Clive Hamilton’s Quarterly Essay, “What’s Left? The Death of Social Democracy” provides a searing critique of the ALP, and of the politics of “aspiration” and endless economic expansion that have come to dominate the political field of thought and governance.
Hamilton argues forcefully that the “model of deprivation” which fuelled social democratic thought for much of the 20th century is now irrelevant, as a result of widespread affluence and the marginalisation of poverty to a minority of about 20 per cent of the Australian population.
And yet while absolute poverty is no longer as common as it once was, our new-found wealth, Hamilton argues, has far from made us happy. Indeed, he suggests consumer culture creates a profound crisis of alienation where “shopping has become the dominant response to meaninglessness in modern life”. Alienation, rather than injustice, is seen as the core social problem confronting affluent societies, and it is from addressing alienation by curbing the excesses of the market from which Hamilton sees the “new politics” as deriving.
Hamilton develops ten theses and a series of policy proposals he sees as forming the potential core of a new movement. He criticises the conversion of “wants” into “needs”, where “expectations always stay in advance of incomes” and condemns the process by which identity is reduced to patterns of consumption.
Further, Hamilton notes the pressure in today’s consumer society to work longer hours “at the cost of … personal relationships”, and argues instead for a “partial withdrawal” from the market. Perhaps with this in mind, he notes the practice of “downshifting”: the “voluntary reduction of incomes and consumption” adopted by those who have chosen to work part-time, in an effort to balance employment, family, and authentic personal development.
He proposes labour market re-regulation as part of the solution, along with generous maternity, paternity and carers’ leave, and the curtailment of advertising to children. Protection of the environment through appropriate taxation (presumably a carbon tax) and replacing GDP with “genuine well-being” measures of progress are also part of this agenda.
Much of Hamilton’s thesis is to be applauded. In today’s political milieu it is rare for alienation to be regarded seriously, and Hamilton is correct to link alienation with hyper-consumerism and the “spell” cast by linking consumption with identity. Hamilton’s emphasis on the sanctity of family is also refreshing, cutting the ground from underneath the neo-liberal conservatives who have taken this area as their own.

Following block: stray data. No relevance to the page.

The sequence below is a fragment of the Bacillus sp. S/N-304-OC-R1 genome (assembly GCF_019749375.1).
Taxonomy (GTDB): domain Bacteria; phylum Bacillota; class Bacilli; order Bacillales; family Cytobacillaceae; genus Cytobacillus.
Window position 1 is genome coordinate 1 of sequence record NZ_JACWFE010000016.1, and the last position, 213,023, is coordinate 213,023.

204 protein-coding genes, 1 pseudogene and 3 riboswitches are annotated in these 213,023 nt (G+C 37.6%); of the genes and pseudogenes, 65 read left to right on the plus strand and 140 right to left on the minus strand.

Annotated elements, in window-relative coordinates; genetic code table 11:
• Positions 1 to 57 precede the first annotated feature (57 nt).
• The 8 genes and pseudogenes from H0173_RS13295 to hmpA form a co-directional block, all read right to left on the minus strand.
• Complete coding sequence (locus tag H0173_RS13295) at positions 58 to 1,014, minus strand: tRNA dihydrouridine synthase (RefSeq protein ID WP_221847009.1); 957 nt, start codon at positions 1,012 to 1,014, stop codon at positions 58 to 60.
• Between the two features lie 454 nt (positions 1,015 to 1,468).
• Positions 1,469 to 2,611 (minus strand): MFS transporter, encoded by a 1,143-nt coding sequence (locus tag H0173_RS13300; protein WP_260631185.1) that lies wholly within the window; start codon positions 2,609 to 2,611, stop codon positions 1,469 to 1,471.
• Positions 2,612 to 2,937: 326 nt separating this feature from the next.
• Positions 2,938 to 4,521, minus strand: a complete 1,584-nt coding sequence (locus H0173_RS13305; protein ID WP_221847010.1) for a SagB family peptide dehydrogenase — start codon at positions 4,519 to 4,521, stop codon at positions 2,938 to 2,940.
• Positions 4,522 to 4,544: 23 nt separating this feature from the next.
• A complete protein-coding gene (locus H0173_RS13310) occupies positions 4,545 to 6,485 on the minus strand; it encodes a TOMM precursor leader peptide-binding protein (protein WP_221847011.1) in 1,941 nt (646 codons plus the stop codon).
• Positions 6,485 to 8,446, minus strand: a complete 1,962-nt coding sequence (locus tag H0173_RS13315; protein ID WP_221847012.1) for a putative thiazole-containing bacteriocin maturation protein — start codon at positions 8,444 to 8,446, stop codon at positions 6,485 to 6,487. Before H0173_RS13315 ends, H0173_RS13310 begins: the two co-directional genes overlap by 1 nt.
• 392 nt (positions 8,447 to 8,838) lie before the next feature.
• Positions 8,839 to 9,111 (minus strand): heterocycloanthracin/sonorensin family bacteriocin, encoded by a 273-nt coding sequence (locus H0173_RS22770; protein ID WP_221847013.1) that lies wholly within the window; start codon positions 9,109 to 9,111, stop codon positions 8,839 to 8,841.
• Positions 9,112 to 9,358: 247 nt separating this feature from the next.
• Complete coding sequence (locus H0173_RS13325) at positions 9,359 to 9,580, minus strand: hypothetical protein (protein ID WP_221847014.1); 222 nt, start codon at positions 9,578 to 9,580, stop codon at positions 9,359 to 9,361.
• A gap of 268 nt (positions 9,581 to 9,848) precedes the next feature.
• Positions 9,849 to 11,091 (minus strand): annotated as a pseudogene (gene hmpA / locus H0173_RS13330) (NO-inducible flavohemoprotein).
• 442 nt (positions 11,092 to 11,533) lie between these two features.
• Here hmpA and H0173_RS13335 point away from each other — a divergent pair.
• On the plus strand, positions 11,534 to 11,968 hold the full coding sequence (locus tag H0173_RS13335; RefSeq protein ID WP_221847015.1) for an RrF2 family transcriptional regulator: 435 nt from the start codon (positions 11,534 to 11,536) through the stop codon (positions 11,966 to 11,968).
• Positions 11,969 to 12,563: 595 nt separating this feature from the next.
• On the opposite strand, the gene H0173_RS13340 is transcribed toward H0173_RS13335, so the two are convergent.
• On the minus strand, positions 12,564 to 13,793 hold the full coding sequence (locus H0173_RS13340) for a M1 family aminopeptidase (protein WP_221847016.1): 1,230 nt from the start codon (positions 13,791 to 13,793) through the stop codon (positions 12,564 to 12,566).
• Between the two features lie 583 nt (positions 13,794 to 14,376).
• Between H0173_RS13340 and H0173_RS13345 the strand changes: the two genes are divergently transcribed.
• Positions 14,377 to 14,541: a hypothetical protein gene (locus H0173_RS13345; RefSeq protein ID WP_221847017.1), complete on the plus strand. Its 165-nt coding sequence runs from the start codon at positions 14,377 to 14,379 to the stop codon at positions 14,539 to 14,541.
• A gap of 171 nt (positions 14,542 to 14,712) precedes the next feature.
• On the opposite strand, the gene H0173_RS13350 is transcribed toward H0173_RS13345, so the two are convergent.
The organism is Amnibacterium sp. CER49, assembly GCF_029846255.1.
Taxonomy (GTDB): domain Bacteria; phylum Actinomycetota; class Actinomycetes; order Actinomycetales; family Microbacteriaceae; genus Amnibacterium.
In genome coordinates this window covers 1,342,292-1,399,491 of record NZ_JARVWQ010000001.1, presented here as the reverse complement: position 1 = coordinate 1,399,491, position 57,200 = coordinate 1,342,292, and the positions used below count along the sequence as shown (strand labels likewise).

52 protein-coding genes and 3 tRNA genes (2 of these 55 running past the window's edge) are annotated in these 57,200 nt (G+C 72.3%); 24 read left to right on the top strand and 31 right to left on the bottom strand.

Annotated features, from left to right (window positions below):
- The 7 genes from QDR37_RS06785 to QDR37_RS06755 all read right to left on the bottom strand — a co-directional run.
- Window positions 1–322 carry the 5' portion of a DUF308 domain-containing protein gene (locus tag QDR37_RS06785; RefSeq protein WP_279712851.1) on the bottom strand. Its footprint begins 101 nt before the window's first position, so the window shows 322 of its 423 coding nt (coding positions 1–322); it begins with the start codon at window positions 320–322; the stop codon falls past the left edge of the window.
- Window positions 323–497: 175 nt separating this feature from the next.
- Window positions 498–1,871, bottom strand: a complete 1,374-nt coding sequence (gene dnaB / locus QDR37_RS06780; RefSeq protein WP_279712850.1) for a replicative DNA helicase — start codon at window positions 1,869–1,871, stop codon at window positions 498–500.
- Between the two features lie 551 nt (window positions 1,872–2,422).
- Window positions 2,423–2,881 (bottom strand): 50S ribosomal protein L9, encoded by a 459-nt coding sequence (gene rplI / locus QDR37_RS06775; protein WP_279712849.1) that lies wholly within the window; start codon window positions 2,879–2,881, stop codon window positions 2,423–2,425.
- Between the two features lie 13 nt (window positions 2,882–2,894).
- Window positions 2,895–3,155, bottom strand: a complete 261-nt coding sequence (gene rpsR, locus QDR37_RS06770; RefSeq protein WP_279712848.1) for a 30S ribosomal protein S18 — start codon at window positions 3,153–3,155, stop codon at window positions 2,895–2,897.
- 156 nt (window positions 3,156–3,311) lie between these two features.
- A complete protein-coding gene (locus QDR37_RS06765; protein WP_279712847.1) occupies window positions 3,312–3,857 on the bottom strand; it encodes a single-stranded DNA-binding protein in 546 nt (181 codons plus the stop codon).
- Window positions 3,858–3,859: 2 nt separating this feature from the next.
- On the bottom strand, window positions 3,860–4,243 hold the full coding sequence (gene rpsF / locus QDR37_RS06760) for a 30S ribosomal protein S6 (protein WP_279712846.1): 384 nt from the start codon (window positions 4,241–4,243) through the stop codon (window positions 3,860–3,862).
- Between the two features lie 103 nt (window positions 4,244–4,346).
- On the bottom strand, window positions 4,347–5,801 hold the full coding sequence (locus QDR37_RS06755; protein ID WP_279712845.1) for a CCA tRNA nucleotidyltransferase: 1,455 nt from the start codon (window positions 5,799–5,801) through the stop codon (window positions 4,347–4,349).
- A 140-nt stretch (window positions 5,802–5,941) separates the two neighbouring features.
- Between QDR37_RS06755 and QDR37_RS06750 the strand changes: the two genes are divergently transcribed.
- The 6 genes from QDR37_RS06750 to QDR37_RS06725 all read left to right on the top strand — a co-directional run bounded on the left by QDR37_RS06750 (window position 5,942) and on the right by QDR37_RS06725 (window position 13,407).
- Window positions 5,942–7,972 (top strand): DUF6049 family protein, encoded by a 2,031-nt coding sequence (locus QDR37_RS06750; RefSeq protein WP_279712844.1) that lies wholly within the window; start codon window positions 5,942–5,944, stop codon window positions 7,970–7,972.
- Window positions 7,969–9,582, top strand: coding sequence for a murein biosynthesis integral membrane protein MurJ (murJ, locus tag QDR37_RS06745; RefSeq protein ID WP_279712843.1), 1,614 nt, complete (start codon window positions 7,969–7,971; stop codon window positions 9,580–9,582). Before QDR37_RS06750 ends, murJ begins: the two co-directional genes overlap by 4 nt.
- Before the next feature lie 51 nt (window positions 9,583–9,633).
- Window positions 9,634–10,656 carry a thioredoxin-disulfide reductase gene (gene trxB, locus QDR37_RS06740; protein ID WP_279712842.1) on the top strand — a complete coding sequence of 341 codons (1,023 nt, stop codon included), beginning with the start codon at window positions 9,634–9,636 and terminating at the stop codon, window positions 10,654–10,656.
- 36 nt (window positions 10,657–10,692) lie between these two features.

Interestingly, Hamilton does not go as far as to explicitly call for an official reduction in the working week - say, to 35 hours as in France - which one would assume to be a natural extension of his argument.
Despite the strengths of Hamilton’s argument against market-driven alienation his critique of social democracy fails to account for the relative success of social-democratic movements in Europe, where universal welfare states and mixed economies continue to thrive, despite growing affluence. While Hamilton labels social democracy as “redundant”, social democratic aspirations including social provision, subsidy of, or collective consumption of health, education and aged care services, retain a great degree of force. What is more, rather than a standing achievement that need only, as Hamilton argues, be “fine tuned”, Australia’s welfare state is constantly endangered by the politics of division fostered by the conservatives.
While roughly half of the country’s population is now covered by private health insurance, generously subsidised by the government, roughly half is not. Despite an “affluent society” many Australians simply cannot afford exorbitant private health insurance premiums. Meanwhile, some who hold private health insurance do so despite their inability to afford it, to avoid a public system that, as a consequence of waiting lists and a perceived “lack of care”, has come to embody the kind of “private affluence” and “public squalor” that so concerned Galbraith.
The same might be said of public education, which faces real marginalisation. Nearly half of all Australian families with secondary school-aged children feel the need to send their children to private schools, avoiding the neglected public system. Clearly, defending and extending the welfare state is a core object of a still-relevant social democracy.
The author’s critique of social democracy assumes the tradition is exhausted. However, the “second way”, as Hamilton labels traditional social democracy, has far from outlived its usefulness. Equality of opportunity in education can only be restored by increased funding to public schools and universities, aimed at lowering student-teacher ratios, increasing subject choice and improving infrastructure.